Jim's energy was boundless. He was always working, organizing, encouraging, prodding, strategizing, — his optimism was contagious and he believed completely in peoples possibilities. It is from Jim that I learned how to do all the work regardless, ie sweep, use the copier, wipe the tables, stuff the envelopes as well as write the political memos and lead meetings. I carried this way of being into every job I held after SNCC.

Dottie Zellner and I had the good fortune to spend several hours with Jim a few weeks ago in DC, — and he was still organizing! Jim was an amazing man who had a profound effect on many of our lives. He will live in our memories forever.

Betty Garman Robinson, SNCC staff, 1964-1966

Civil Rights' Tower of Strength
By Charles Cobb Jr.
Special to The Washington Post
Wednesday, January 12, 2005

In 1962 in Nashville, at a conference of the Student Nonviolent Coordinating Committee, this big guy touched me on the shoulder.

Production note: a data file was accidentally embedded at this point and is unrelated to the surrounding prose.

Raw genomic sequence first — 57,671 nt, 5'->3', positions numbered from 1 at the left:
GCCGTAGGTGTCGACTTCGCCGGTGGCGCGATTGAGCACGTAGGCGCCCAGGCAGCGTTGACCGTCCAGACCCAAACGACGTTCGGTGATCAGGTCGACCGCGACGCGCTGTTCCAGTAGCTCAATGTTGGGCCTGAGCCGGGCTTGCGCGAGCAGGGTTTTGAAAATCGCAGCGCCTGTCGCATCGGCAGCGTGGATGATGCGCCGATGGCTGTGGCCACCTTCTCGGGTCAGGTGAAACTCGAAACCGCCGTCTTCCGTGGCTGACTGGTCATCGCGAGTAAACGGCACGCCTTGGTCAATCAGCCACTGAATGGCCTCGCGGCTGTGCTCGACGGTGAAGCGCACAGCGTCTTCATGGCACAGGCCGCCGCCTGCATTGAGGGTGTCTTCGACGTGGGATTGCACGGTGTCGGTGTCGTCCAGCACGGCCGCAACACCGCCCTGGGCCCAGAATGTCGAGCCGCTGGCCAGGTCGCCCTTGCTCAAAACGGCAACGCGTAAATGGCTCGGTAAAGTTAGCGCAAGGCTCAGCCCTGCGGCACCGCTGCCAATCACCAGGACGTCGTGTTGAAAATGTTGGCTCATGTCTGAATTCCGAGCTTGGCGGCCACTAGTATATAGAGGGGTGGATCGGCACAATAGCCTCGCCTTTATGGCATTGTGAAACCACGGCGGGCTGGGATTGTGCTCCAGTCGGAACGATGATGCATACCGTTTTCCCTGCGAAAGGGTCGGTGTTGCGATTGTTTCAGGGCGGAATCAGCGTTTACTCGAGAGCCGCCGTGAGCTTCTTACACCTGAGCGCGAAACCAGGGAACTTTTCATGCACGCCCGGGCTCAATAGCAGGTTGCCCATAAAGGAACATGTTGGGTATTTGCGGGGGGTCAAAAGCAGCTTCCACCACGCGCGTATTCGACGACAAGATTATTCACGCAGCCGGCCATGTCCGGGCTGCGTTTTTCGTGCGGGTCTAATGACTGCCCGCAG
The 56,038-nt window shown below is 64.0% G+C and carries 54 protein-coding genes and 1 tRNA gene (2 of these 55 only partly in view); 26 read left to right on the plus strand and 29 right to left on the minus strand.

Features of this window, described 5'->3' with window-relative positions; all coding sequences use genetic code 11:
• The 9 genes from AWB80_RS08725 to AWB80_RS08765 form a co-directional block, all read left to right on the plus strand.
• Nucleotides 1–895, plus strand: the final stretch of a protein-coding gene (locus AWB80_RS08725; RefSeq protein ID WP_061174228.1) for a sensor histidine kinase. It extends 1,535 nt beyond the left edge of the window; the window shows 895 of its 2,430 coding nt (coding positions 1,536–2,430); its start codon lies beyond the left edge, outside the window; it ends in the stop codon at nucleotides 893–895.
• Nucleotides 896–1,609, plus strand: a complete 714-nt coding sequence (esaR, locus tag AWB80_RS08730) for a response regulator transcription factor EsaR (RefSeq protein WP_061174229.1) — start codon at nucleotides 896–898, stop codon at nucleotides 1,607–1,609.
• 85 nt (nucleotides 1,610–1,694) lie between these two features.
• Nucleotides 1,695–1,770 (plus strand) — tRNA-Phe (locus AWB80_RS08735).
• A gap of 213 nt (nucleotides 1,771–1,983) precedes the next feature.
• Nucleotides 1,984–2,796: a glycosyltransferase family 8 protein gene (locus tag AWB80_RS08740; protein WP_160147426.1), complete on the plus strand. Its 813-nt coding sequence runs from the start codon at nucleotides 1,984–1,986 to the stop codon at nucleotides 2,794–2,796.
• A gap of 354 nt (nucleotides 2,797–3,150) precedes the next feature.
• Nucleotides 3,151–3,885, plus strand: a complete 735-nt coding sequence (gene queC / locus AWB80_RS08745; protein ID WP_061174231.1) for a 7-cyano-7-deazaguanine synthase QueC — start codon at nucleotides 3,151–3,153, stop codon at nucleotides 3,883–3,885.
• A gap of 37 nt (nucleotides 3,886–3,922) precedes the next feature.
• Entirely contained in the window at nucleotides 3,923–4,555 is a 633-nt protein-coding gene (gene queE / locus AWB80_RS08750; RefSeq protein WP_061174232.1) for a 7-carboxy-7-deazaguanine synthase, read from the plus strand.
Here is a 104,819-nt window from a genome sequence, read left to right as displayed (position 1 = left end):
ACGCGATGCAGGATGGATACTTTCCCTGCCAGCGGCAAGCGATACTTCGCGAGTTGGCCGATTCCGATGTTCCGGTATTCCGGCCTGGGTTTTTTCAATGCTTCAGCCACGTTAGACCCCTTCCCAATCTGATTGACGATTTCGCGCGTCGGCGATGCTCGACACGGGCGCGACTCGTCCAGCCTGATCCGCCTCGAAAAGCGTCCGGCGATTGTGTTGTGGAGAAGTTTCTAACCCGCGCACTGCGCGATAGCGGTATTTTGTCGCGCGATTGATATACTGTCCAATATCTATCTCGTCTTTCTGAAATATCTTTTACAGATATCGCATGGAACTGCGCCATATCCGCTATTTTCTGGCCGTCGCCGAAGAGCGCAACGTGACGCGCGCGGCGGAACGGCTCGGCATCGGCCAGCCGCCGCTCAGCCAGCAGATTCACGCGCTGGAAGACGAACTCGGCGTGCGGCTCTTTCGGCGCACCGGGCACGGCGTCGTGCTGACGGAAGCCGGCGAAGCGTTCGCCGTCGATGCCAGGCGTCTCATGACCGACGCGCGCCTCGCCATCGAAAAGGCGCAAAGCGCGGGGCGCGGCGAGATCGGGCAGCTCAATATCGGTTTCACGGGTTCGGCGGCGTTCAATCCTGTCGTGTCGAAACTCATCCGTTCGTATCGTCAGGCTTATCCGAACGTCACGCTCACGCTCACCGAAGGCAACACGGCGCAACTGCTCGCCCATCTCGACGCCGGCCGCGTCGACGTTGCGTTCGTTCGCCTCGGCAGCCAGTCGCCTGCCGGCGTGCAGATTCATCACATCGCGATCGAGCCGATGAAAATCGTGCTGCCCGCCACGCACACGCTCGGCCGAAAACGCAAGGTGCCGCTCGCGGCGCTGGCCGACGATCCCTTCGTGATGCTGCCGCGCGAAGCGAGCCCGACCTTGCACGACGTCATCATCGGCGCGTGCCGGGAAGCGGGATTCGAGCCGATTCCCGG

"You're Charlie, and you're down there in Mississippi?"

It stopped short of being suspicious or belligerent, but it was definitely a sort of "And just what are your intentions?" question.

He was James Forman, executive secretary of SNCC, — which organized voter registration campaigns in the toughest areas of the South during the civil rights movement, — and he wanted to know who I was because I was northern, in Mississippi working with SNCC and had had absolutely no contact with SNCC headquarters, ever.

I said, "Yes, I'm Charlie." I was all of 20 years old, and I had dropped out of Howard University that spring to come South.

He nodded and walked away. I think I must have represented a kind of frustration to him showing up in Mississippi, laying claim to the organization the way I did. How could you have an organization if people could do that? Whatever he had in mind, Forman never brought it up to me.